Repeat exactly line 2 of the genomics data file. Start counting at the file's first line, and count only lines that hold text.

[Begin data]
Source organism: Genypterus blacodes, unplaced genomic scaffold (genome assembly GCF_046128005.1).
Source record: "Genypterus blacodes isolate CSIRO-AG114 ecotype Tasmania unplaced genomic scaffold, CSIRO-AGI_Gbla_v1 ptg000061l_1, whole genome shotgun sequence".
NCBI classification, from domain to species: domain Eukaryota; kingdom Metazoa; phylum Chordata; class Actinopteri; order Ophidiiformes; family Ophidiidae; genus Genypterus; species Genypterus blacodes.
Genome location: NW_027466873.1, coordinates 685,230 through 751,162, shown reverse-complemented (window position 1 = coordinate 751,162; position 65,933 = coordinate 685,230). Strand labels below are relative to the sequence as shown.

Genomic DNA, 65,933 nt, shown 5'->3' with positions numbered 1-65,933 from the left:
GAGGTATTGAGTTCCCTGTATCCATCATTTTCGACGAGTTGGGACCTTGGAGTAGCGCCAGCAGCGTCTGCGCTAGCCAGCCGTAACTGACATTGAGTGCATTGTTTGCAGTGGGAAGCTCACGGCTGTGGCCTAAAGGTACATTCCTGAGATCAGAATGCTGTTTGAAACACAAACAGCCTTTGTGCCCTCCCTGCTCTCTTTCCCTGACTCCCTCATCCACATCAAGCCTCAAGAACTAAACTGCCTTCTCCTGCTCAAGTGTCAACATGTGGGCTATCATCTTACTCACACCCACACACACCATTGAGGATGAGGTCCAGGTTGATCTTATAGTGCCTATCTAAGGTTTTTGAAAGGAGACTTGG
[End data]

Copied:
Source record: "Genypterus blacodes isolate CSIRO-AG114 ecotype Tasmania unplaced genomic scaffold, CSIRO-AGI_Gbla_v1 ptg000061l_1, whole genome shotgun sequence".